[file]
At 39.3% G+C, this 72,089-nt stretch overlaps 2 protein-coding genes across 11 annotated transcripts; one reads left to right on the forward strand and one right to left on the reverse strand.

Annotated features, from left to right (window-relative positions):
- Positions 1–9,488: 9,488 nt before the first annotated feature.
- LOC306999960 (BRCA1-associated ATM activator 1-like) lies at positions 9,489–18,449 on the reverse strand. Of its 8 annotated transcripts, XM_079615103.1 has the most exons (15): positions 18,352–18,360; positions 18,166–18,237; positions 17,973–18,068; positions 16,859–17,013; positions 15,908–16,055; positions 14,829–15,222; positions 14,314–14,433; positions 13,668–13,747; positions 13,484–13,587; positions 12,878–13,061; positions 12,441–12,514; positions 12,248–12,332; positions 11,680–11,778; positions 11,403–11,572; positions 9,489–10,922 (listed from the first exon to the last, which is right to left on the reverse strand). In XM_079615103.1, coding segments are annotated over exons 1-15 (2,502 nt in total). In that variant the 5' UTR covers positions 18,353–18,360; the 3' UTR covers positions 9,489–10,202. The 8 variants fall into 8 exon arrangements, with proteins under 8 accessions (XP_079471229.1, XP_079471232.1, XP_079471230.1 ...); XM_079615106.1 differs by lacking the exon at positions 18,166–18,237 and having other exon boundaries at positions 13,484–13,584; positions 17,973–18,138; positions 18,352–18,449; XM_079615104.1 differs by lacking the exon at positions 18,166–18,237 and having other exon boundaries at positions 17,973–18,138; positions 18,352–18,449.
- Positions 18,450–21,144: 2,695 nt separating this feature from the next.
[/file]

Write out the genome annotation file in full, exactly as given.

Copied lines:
At 39.3% G+C, this 72,089-nt stretch overlaps 2 protein-coding genes across 11 annotated transcripts; one reads left to right on the forward strand and one right to left on the reverse strand.

Annotated features, from left to right (window-relative positions):
- Positions 1–9,488: 9,488 nt before the first annotated feature.
- LOC306999960 (BRCA1-associated ATM activator 1-like) lies at positions 9,489–18,449 on the reverse strand. Of its 8 annotated transcripts, XM_079615103.1 has the most exons (15): positions 18,352–18,360; positions 18,166–18,237; positions 17,973–18,068; positions 16,859–17,013; positions 15,908–16,055; positions 14,829–15,222; positions 14,314–14,433; positions 13,668–13,747; positions 13,484–13,587; positions 12,878–13,061; positions 12,441–12,514; positions 12,248–12,332; positions 11,680–11,778; positions 11,403–11,572; positions 9,489–10,922 (listed from the first exon to the last, which is right to left on the reverse strand). In XM_079615103.1, coding segments are annotated over exons 1-15 (2,502 nt in total). In that variant the 5' UTR covers positions 18,353–18,360; the 3' UTR covers positions 9,489–10,202. The 8 variants fall into 8 exon arrangements, with proteins under 8 accessions (XP_079471229.1, XP_079471232.1, XP_079471230.1 ...); XM_079615106.1 differs by lacking the exon at positions 18,166–18,237 and having other exon boundaries at positions 13,484–13,584; positions 17,973–18,138; positions 18,352–18,449; XM_079615104.1 differs by lacking the exon at positions 18,166–18,237 and having other exon boundaries at positions 17,973–18,138; positions 18,352–18,449.
- Positions 18,450–21,144: 2,695 nt separating this feature from the next.